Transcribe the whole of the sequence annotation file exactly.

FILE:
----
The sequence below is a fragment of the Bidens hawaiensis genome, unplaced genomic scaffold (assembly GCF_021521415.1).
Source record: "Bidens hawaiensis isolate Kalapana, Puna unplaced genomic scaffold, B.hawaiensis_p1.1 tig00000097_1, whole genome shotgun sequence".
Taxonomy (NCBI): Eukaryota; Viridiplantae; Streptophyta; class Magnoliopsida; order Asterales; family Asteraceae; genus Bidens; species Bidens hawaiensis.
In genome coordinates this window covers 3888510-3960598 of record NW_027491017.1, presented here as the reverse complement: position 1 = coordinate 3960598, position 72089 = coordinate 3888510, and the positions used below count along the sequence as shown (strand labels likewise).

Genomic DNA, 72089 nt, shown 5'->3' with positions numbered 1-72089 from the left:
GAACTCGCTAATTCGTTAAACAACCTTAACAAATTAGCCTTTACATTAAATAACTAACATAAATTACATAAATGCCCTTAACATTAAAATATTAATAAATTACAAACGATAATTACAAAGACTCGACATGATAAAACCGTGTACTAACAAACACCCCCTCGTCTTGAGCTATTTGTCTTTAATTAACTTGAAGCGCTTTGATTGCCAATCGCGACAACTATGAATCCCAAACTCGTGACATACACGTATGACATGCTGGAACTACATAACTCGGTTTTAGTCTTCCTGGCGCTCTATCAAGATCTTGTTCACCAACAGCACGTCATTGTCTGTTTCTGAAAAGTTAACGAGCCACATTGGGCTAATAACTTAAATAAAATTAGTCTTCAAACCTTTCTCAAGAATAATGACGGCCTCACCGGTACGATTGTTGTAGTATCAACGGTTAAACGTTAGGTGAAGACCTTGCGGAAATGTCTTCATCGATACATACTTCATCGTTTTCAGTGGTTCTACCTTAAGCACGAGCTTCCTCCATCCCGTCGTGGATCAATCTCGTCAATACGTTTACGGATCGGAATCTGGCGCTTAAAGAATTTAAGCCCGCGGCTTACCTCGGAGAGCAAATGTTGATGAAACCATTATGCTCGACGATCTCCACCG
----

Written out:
The sequence below is a fragment of the Bidens hawaiensis genome, unplaced genomic scaffold (assembly GCF_021521415.1).
Source record: "Bidens hawaiensis isolate Kalapana, Puna unplaced genomic scaffold, B.hawaiensis_p1.1 tig00000097_1, whole genome shotgun sequence".
Taxonomy (NCBI): Eukaryota; Viridiplantae; Streptophyta; class Magnoliopsida; order Asterales; family Asteraceae; genus Bidens; species Bidens hawaiensis.
In genome coordinates this window covers 3888510-3960598 of record NW_027491017.1, presented here as the reverse complement: position 1 = coordinate 3960598, position 72089 = coordinate 3888510, and the positions used below count along the sequence as shown (strand labels likewise).

Genomic DNA, 72089 nt, shown 5'->3' with positions numbered 1-72089 from the left:
GAACTCGCTAATTCGTTAAACAACCTTAACAAATTAGCCTTTACATTAAATAACTAACATAAATTACATAAATGCCCTTAACATTAAAATATTAATAAATTACAAACGATAATTACAAAGACTCGACATGATAAAACCGTGTACTAACAAACACCCCCTCGTCTTGAGCTATTTGTCTTTAATTAACTTGAAGCGCTTTGATTGCCAATCGCGACAACTATGAATCCCAAACTCGTGACATACACGTATGACATGCTGGAACTACATAACTCGGTTTTAGTCTTCCTGGCGCTCTATCAAGATCTTGTTCACCAACAGCACGTCATTGTCTGTTTCTGAAAAGTTAACGAGCCACATTGGGCTAATAACTTAAATAAAATTAGTCTTCAAACCTTTCTCAAGAATAATGACGGCCTCACCGGTACGATTGTTGTAGTATCAACGGTTAAACGTTAGGTGAAGACCTTGCGGAAATGTCTTCATCGATACATACTTCATCGTTTTCAGTGGTTCTACCTTAAGCACGAGCTTCCTCCATCCCGTCGTGGATCAATCTCGTCAATACGTTTACGGATCGGAATCTGGCGCTTAAAGAATTTAAGCCCGCGGCTTACCTCGGAGAGCAAATGTTGATGAAACCATTATGCTCGACGATCTCCACCG